For our thoughts on this and other key questions, see our latest “Ask CIO” segment. (Shutterstock)

Has the US dollar peaked?

The DXY dollar is about 8% down since its multi-decade peak in September and has given up almost half its gains for 2022 as a whole. While we believe bounces in the dollar are possible in the near term, the peak is likely behind us and dollar strength is running on borrowed time. First, while the Fed remains in inflation-fighting mode, the US tightening cycle is moving closer to completion—especially given the recent slowing of inflation.

Meanwhile, the tone from other top central banks, including the European Central Bank, has become more hawkish. China’s reopening trajectory shows signs of greater progress. This leaves room for economic growth outside the US, particularly in Asia, to stay more robust, thereby undermining a richly valued USD. The large US current account deficit, USD 251bn or 4% of GDP in the second quarter, means the US still needs to attract capital, and better growth prospects outside the US makes this harder. While growth risks to Europe remain, elevated natural gas storage levels lessen the threat from energy prices to growth and on the trade deficit. As a result, we have moved the US dollar to neutral, and we recommend starting to position for the inflection point. We favor selling upside risk on the dollar, including against the euro. We remain most preferred on the Swiss franc.

Is there more tech downside to come?

Global tech stocks have come under renewed pressure in recent weeks, with a rally from the 2022 low of October running out of steam. This partly reflected renewed worries over the outlook for higher interest rates. Despite a roughly 30% fall in tech stocks in 2022, the sector is still not cheap, in our view. The forward price to earnings ratio of about 20 times for the MSCI World tech index is still a 10% premium relative to the 10-year average, as of 19 December. It also compares to a PE of 14.9x for the broader index.

In addition, we expect earnings to decelerate further, as both businesses and consumers cut back on tech spending. But while we maintain a near-term defensive stance in our positioning, adding some cyclical exposure on further signs of bottoming should reward investors in the medium to longer term.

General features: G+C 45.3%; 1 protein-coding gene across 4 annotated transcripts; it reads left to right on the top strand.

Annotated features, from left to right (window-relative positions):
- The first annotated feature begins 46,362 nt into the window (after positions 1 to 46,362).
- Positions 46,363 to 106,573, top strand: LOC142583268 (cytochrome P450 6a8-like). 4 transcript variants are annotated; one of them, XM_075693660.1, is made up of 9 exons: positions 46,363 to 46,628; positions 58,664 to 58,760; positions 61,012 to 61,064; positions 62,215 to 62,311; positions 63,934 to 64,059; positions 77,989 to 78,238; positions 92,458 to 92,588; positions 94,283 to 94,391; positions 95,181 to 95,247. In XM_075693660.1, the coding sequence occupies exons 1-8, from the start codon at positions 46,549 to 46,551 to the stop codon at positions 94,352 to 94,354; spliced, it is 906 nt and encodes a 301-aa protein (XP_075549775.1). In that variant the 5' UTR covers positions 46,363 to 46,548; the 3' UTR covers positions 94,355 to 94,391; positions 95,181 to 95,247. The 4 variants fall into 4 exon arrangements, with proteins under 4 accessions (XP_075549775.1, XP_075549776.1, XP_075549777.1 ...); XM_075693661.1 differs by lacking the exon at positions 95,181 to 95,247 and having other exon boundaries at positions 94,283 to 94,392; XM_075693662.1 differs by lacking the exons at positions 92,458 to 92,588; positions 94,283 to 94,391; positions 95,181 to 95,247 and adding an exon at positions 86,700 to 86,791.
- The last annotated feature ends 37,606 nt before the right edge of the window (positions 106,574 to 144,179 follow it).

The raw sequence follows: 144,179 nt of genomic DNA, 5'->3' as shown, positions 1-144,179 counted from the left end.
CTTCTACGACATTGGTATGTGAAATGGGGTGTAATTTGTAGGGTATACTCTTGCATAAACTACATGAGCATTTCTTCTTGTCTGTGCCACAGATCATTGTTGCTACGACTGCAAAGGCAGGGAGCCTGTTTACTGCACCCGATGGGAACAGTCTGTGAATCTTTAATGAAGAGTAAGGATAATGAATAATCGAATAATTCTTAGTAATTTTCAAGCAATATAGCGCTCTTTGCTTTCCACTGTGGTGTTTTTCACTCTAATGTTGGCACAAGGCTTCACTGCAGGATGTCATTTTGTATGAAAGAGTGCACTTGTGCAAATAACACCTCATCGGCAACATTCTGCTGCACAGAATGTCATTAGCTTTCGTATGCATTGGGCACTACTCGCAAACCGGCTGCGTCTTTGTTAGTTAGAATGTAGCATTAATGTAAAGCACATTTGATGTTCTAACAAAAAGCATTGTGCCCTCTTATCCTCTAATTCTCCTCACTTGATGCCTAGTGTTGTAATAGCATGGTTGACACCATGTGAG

Is now the right time for alternatives?

High equity-bond correlations have made it difficult for investors to diversify and earn positive returns in 2022, but one bright spot has been hedge funds. The asset class has overall outperformed global equities and bonds in 2022, with the HFRI Fund Weighted Composite Index down just 3.4% in the first 11 months of this year. Some strategies, like macro, have even achieved strong positive returns. We continue to see hedge funds as well-placed to navigate upcoming market volatility and potential setbacks as central banks continue to tighten.

We also think private markets offer a differentiated source of returns, especially in challenging times for public markets. US private equity markdowns on average only reflected 55% of the S&P 500 drawdown in the last three recessions, as measured by Cambridge Associates US Buyout. Second, private investment managers have greater flexibility in adjusting to downturns, including by cutting costs, delaying capital spending, and using other levers such as securing additional financing or injecting additional equity.

Investors should of course remember that investing in alternatives like private equity comes with certain drawbacks, including the risk of illiquidity, and investors need to be willing and able to lock up capital for longer.

For more topics, see Top 10 questions answered.